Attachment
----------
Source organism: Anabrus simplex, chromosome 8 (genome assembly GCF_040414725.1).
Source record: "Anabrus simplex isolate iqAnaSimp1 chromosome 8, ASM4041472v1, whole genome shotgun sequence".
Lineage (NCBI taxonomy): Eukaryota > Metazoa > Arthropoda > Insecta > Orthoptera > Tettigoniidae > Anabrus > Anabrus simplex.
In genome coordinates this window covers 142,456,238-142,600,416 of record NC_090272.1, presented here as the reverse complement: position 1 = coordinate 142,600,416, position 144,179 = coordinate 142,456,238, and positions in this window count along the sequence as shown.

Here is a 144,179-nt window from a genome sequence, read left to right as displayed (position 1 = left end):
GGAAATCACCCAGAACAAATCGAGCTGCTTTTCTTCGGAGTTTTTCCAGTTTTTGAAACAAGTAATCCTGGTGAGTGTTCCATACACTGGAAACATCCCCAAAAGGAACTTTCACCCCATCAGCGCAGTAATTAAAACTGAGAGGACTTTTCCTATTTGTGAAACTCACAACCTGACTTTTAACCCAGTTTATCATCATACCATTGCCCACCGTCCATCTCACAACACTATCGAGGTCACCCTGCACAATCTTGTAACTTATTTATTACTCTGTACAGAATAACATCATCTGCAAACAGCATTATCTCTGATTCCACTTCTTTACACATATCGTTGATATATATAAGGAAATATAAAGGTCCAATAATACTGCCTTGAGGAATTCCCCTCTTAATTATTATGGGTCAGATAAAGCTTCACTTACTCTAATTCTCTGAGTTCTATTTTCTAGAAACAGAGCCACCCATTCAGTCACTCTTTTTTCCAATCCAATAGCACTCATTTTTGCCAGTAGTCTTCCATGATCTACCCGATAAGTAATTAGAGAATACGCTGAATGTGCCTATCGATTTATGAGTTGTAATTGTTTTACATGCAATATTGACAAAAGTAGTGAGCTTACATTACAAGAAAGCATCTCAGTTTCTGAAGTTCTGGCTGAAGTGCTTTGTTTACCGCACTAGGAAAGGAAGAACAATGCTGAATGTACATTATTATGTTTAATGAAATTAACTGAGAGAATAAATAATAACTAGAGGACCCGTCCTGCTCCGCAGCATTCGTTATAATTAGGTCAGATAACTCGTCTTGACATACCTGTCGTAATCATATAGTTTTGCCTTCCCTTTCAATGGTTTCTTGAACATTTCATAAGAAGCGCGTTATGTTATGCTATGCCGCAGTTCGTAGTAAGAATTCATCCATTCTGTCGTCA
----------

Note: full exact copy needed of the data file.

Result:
Source organism: Anabrus simplex, chromosome 8 (genome assembly GCF_040414725.1).
Source record: "Anabrus simplex isolate iqAnaSimp1 chromosome 8, ASM4041472v1, whole genome shotgun sequence".
Lineage (NCBI taxonomy): Eukaryota > Metazoa > Arthropoda > Insecta > Orthoptera > Tettigoniidae > Anabrus > Anabrus simplex.
In genome coordinates this window covers 142,456,238-142,600,416 of record NC_090272.1, presented here as the reverse complement: position 1 = coordinate 142,600,416, position 144,179 = coordinate 142,456,238, and positions in this window count along the sequence as shown.

Here is a 144,179-nt window from a genome sequence, read left to right as displayed (position 1 = left end):
GGAAATCACCCAGAACAAATCGAGCTGCTTTTCTTCGGAGTTTTTCCAGTTTTTGAAACAAGTAATCCTGGTGAGTGTTCCATACACTGGAAACATCCCCAAAAGGAACTTTCACCCCATCAGCGCAGTAATTAAAACTGAGAGGACTTTTCCTATTTGTGAAACTCACAACCTGACTTTTAACCCAGTTTATCATCATACCATTGCCCACCGTCCATCTCACAACACTATCGAGGTCACCCTGCACAATCTTGTAACTTATTTATTACTCTGTACAGAATAACATCATCTGCAAACAGCATTATCTCTGATTCCACTTCTTTACACATATCGTTGATATATATAAGGAAATATAAAGGTCCAATAATACTGCCTTGAGGAATTCCCCTCTTAATTATTATGGGTCAGATAAAGCTTCACTTACTCTAATTCTCTGAGTTCTATTTTCTAGAAACAGAGCCACCCATTCAGTCACTCTTTTTTCCAATCCAATAGCACTCATTTTTGCCAGTAGTCTTCCATGATCTACCCGATAAGTAATTAGAGAATACGCTGAATGTGCCTATCGATTTATGAGTTGTAATTGTTTTACATGCAATATTGACAAAAGTAGTGAGCTTACATTACAAGAAAGCATCTCAGTTTCTGAAGTTCTGGCTGAAGTGCTTTGTTTACCGCACTAGGAAAGGAAGAACAATGCTGAATGTACATTATTATGTTTAATGAAATTAACTGAGAGAATAAATAATAACTAGAGGACCCGTCCTGCTCCGCAGCATTCGTTATAATTAGGTCAGATAACTCGTCTTGACATACCTGTCGTAATCATATAGTTTTGCCTTCCCTTTCAATGGTTTCTTGAACATTTCATAAGAAGCGCGTTATGTTATGCTATGCCGCAGTTCGTAGTAAGAATTCATCCATTCTGTCGTCA